A dispensing apparatus includes a housing defining a channel, a plunger slidably engaged with an inner surface of the channel, a substrate with one or more passages each having two or more openings, a liquid in each of the one or more passages, at least one fluid, and a force application system. The substrate is disposed in the channel on one side of the plunger. The liquid in each of the one or more passages has a volume which exceeds an internal volume of each the one or more passages and forms a liquid drop around each of the openings. The liquid drops are fluidly connected to one another and each of the liquid drops is individually adjustable between two or more sizes. Each of the sizes and a location of each of the liquid drops defines one of two or more switch positions. The fluid is located in the channel on the one side of the plunger and substantially surrounding the liquid drops. The force application system is configured to individually and selectively apply a force on the liquid in each of the one or more passages to control switching between the two or more switch positions of each of the liquid drops. One or more of the switch positions move the plunger along the channel away from the substrate.

A method for making a dispensing apparatus includes providing a housing which defines a channel and slidably engaging a plunger for movement along the channel. A substrate is disposed with one or more passages in the channel on one side of the plunger. Each of the passages has two or more openings. At least one liquid is provided in each of the one or more passages has a volume which exceeds an internal volume of each of the one or more passages and forms a liquid drop around each of the openings. The liquid drops are fluidly connected to one another, each of the liquid drops is individually adjustable between two or more sizes, and each of the sizes and a location of each of the liquid drops defines one of two or more switch positions. At least one fluid is provided in the channel on the one side of the plunger and substantially surrounding the liquid drops, the liquid is substantially immiscible with the fluid. A force application system is configured to individually and selectively apply a force on the liquid in each of the one or more passages to control switching between the two or more switch positions of each of the liquid drops. One or more of the switch positions move the plunger along the inner surface of the channel away from the substrate.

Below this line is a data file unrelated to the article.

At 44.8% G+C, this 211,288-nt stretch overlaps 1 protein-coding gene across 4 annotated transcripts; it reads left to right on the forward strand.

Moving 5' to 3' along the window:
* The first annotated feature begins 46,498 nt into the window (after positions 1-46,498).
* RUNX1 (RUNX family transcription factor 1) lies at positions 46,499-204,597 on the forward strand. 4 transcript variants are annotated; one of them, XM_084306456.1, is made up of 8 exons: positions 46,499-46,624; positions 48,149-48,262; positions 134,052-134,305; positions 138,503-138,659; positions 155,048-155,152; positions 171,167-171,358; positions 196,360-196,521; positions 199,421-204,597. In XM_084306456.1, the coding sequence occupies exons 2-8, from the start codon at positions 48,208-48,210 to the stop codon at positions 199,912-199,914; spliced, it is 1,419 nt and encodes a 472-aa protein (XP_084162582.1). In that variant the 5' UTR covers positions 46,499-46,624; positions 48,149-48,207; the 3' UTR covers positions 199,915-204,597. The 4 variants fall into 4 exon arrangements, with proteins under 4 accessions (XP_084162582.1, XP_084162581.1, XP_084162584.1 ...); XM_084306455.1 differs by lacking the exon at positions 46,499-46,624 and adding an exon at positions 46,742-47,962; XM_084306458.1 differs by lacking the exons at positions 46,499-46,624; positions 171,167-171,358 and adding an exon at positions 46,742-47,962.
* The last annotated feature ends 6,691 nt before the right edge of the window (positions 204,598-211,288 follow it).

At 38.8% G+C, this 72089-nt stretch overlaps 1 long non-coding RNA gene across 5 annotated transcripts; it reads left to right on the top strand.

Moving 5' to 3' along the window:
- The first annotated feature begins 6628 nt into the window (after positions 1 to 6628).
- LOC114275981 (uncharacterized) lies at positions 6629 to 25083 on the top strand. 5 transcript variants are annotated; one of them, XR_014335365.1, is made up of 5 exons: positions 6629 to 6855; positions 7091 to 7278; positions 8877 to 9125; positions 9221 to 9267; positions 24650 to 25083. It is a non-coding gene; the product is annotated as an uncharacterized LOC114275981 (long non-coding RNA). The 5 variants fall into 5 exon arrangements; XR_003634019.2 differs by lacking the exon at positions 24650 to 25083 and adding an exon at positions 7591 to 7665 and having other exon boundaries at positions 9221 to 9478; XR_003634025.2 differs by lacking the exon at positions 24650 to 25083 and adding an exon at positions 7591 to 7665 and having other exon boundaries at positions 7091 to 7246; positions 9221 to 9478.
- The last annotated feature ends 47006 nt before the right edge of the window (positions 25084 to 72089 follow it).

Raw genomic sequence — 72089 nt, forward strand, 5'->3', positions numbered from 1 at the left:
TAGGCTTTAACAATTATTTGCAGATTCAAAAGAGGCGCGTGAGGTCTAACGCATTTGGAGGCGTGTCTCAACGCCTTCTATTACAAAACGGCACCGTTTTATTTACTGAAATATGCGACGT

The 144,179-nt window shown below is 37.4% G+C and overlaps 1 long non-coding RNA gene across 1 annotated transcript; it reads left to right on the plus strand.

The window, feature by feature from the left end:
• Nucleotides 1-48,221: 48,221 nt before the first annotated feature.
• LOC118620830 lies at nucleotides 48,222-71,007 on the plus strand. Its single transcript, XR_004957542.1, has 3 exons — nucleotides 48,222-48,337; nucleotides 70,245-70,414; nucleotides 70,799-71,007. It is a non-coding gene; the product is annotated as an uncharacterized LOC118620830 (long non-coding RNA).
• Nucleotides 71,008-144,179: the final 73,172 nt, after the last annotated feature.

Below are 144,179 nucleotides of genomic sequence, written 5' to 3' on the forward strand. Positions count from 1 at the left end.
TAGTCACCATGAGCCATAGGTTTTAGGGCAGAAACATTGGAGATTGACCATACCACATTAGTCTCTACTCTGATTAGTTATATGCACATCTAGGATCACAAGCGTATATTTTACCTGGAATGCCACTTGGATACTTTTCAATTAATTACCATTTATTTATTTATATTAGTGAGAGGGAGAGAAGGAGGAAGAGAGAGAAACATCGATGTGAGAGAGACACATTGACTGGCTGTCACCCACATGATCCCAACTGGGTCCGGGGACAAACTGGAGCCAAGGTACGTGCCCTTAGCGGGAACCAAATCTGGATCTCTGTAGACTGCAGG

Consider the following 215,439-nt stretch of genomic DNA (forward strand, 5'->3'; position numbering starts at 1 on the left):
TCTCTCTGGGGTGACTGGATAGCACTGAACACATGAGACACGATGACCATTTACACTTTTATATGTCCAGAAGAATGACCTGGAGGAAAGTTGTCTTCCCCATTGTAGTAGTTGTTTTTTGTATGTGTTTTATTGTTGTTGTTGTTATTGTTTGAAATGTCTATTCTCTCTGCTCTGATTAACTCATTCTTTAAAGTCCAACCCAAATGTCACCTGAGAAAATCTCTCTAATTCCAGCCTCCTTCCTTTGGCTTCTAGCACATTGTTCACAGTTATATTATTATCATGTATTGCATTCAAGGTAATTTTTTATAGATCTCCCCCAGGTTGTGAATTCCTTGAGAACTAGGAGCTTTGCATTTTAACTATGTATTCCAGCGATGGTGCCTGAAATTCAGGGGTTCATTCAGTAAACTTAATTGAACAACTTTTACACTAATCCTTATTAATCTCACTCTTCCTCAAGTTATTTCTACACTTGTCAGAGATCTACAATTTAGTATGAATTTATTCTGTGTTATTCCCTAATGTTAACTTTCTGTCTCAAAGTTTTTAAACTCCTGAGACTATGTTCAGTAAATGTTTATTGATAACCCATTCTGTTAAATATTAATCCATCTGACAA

A switch in accordance with embodiments of the present invention has a number of applications, including by way of example only a transport device for microcomponents, a retention device, and an optical light switch.